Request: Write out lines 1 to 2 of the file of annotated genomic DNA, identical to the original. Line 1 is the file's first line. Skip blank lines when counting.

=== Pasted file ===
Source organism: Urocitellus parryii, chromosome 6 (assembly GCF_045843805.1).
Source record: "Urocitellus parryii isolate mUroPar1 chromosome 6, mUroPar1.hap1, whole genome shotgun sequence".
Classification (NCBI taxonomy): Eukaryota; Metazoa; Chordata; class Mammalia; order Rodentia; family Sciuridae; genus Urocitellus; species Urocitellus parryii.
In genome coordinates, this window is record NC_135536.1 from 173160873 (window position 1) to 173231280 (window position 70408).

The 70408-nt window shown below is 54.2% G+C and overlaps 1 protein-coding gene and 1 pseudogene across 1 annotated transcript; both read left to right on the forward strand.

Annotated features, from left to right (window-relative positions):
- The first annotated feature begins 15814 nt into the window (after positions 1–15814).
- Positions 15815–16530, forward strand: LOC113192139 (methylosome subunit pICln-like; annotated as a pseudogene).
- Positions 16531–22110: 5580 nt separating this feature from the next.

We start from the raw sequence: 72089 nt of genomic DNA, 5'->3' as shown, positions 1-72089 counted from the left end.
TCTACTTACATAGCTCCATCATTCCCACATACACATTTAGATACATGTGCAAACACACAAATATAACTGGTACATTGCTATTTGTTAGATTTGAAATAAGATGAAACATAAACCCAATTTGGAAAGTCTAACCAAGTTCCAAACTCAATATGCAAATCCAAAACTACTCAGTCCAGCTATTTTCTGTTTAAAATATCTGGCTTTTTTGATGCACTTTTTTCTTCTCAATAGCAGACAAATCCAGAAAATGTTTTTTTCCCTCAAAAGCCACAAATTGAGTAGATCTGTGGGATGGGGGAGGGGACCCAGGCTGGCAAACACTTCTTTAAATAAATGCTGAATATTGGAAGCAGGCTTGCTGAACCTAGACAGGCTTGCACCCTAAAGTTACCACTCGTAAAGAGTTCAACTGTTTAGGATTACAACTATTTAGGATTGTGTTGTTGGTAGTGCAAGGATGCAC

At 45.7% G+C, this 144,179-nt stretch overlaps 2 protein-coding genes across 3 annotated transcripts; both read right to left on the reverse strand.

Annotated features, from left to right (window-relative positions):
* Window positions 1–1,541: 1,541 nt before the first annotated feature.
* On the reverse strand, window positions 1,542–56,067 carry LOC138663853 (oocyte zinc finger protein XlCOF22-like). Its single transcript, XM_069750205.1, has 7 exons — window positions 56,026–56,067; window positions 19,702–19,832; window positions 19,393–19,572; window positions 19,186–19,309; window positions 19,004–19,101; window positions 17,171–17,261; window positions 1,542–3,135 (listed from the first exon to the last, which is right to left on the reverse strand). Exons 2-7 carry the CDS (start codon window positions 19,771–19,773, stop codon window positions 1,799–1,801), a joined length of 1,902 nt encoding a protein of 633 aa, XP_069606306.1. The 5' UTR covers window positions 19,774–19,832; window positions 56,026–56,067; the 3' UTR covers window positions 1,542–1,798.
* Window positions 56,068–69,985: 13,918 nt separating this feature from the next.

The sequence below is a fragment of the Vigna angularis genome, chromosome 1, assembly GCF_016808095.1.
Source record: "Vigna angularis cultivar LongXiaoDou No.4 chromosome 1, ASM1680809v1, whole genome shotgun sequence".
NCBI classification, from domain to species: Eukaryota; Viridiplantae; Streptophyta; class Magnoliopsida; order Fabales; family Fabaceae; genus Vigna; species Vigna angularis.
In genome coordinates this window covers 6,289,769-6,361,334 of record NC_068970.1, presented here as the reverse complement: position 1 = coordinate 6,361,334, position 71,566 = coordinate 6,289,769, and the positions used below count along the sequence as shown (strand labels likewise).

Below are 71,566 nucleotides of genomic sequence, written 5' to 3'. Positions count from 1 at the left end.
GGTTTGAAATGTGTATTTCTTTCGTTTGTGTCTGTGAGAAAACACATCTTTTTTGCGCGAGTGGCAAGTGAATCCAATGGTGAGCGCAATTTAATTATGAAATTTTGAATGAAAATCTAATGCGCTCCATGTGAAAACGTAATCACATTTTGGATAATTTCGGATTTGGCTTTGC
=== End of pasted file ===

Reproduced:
Source organism: Urocitellus parryii, chromosome 6 (assembly GCF_045843805.1).
Source record: "Urocitellus parryii isolate mUroPar1 chromosome 6, mUroPar1.hap1, whole genome shotgun sequence".